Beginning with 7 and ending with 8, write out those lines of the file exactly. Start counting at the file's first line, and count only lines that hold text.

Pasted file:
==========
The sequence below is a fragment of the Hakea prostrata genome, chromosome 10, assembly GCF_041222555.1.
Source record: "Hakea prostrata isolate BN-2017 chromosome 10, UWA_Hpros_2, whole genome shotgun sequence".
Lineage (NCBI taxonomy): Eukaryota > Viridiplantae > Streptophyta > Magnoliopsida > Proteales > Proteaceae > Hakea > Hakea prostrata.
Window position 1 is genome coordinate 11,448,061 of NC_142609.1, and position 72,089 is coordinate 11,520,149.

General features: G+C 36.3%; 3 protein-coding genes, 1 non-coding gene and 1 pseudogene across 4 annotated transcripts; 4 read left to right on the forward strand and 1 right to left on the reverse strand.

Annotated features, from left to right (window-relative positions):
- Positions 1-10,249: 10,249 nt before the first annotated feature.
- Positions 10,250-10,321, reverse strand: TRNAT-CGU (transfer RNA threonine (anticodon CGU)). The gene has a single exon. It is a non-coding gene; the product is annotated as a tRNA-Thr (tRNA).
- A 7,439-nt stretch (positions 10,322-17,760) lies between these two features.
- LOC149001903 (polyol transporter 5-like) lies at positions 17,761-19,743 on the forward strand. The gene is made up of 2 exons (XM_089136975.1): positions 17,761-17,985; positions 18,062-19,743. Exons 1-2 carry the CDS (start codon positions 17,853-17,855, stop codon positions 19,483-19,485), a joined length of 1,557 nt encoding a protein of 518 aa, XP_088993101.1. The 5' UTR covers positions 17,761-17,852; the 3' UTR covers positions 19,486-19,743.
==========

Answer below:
- Positions 1-10,249: 10,249 nt before the first annotated feature.
- Positions 10,250-10,321, reverse strand: TRNAT-CGU (transfer RNA threonine (anticodon CGU)). The gene has a single exon. It is a non-coding gene; the product is annotated as a tRNA-Thr (tRNA).